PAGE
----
At last, check the NCES reports that 1.58% of full-time master’s students received institutional financial aid. Figures are higher for full-time doctoral students. This group includes PhD and professional doctorate students. About 2.12% and 2.25% of these student groups received institutional aid.
There may be other incentives that tag along too. Fellows may receive healthcare coverage, student loan repayment help, and money for housing. Some also provide research support and cover travel to and from conferences.
A fellowship may or may not be tax-free. If you use the money you receive to pay tuition, fees, books, supplies, and equipment for courses, it may be tax-free. If you use the money to pay other expenses, it may count as income. Then it is taxable.
If you are drawn to research, securing one may add credibility to it. Along with monetary support, you may be able to interest other organizations and/or foundations to fund you as well. In some programs you may work alongside a mentor. Mentoring is one way to pick up quality research methods from people with direct experience.
A fellowship entails project work that may help you develop a variety of skills and experience. Most require you to meet challenges and take on a lot of responsibility. This experiential learning may not be available to someone starting out in an entry-level job.
Many fellowships provide intensive training. For instance, fellows often take part in academic seminars. These may help them develop a framework and apply theory. Fellows often conduct in-depth research too. This may involve much time spent on analysis of their issue area. In other aspects of their curriculum, fellows are able to develop many skills:
A fellowship may kick-start or enhance a career. You can add it to an academic CV. While working as a fellow, you may work with other professionals too. These connections may expand your networks and opportunities.
Winning a spot in a fellowship program may entail a nomination, interview and/or presentation.
There are two primary sources of fellowship grants:
Once you identify a program you want to pursue, you may have to apply. Each program comes with details of how to do this and what to include. You may, for example, need to submit:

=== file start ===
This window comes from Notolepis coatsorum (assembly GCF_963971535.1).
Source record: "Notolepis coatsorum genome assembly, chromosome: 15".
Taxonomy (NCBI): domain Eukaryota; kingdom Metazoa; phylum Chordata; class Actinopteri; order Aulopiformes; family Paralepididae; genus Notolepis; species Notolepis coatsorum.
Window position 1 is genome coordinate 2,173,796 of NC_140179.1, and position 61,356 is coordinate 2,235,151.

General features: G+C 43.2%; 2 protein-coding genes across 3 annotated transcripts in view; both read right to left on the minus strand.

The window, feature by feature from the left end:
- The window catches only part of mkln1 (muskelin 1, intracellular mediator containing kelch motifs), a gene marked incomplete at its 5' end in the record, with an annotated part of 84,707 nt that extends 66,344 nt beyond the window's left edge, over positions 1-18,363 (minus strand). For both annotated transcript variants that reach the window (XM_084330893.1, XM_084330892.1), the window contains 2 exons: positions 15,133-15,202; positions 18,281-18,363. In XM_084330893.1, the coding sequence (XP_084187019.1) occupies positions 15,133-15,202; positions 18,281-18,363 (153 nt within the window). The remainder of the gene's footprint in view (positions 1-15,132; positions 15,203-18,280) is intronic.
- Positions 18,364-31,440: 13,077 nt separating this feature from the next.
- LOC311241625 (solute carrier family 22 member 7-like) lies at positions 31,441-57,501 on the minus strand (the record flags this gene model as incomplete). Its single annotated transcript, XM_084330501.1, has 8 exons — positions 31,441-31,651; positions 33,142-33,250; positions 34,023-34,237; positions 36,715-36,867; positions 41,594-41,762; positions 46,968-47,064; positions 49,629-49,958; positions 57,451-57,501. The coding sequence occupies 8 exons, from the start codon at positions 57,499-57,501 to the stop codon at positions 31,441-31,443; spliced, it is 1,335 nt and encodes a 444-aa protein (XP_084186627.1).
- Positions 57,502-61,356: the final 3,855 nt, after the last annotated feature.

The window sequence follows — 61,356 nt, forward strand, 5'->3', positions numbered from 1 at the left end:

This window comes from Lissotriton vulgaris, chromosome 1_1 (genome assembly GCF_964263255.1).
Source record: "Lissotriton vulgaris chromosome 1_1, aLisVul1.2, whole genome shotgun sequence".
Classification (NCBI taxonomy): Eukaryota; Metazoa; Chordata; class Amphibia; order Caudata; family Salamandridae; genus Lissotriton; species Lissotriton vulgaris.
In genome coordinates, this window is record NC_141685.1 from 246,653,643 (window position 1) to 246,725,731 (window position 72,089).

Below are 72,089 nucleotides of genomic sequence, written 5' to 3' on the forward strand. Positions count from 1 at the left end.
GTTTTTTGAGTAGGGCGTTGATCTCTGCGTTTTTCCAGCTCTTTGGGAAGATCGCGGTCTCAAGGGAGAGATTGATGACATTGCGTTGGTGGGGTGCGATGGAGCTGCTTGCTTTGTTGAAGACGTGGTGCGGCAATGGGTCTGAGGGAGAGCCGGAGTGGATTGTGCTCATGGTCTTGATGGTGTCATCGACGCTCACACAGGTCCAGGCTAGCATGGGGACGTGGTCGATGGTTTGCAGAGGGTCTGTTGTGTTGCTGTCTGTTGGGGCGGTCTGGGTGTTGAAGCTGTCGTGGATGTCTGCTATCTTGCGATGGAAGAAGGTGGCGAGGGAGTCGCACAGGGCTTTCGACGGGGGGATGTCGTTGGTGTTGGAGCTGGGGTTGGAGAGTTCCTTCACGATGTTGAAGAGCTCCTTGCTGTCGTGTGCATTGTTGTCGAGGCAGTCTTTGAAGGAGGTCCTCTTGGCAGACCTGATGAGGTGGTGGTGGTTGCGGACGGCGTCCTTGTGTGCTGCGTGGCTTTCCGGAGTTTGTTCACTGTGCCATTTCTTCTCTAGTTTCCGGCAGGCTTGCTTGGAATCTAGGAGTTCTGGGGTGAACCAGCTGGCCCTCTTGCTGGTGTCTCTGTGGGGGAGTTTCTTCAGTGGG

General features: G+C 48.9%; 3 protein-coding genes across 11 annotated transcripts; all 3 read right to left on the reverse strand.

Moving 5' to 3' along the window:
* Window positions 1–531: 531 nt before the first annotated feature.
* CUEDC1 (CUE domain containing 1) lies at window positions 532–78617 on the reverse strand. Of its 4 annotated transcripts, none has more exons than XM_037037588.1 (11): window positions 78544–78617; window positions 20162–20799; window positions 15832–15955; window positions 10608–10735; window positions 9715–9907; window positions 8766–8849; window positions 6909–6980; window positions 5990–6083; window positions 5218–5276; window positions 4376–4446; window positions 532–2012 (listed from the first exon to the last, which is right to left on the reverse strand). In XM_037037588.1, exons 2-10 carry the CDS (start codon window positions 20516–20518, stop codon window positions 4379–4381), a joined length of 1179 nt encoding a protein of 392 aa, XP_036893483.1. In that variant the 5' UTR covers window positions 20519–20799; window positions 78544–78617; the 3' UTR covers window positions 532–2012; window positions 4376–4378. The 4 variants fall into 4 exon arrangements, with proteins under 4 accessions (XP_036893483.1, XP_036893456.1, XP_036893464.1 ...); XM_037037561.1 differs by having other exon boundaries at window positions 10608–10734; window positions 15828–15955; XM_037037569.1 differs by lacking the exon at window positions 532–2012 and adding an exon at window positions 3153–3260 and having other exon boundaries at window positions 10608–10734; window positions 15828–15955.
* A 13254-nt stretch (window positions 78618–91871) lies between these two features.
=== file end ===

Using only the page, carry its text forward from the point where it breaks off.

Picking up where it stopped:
1. Graduate. These programs help pay for some of the costs of grad school. Tuition, housing, cost of living, and expenses to attend academic conferences. For example, the American Association of University Women offers programs for minority women pursuing doctorates.
2. Medical. These programs are for doctors, out of medical school and after their residency. They often provide more training in a niche area. For example, the American Psychiatric Association has a programfor medical students who want to focus in HIV psychiatry.
3. Post-doctoral. These programs are for people who completed their PhD. But want to continue their research and thus seek extra funding. A popular source is the National Sciences Foundation.
Check out our list of fellowships below. We have 823 awards worth $27M.
Deadline: October 13, 2020
Deadline: October 19, 2020
Deadline: November 01, 2020
Deadline: November 06, 2020
Deadline: November 15, 2020
Narrow down over 1,000,000 scholarships with personalized results.
Get matched to scholarships that are perfect for you!
Disclosure: EducationDynamics receive compensation for the featured schools on our websites (see “Sponsored Schools” or “Sponsored Listings” or “Sponsored Results”). So what does this mean for you? Compensation may impact where the Sponsored Schools appear on our websites, including whether they appear as a match through our education matching services tool, the order in which they appear in a listing, and/or their ranking. Our websites do not provide, nor are they intended to provide, a comprehensive list of all schools (a) in the United States (b) located in a specific geographic area or (c) that offer a particular program of study. By providing information or agreeing to be contacted by a Sponsored School, you are in no way obligated to apply to or enroll with the school.
The sources for school statistics and data is the U.S. Department of Education's National Center for Education Statistics and the Integrated Postsecondary Education Data System.
This is an offer for educational opportunities that may lead to employment and not an offer for nor a guarantee of employment. Students should consult with a representative from the school they select to learn more about career opportunities in that field. Program outcomes vary according to each institution’s specific program curriculum. Financial aid may be available to those who qualify. The information on this site is for informational and research purposes only and is not an assurance of financial aid.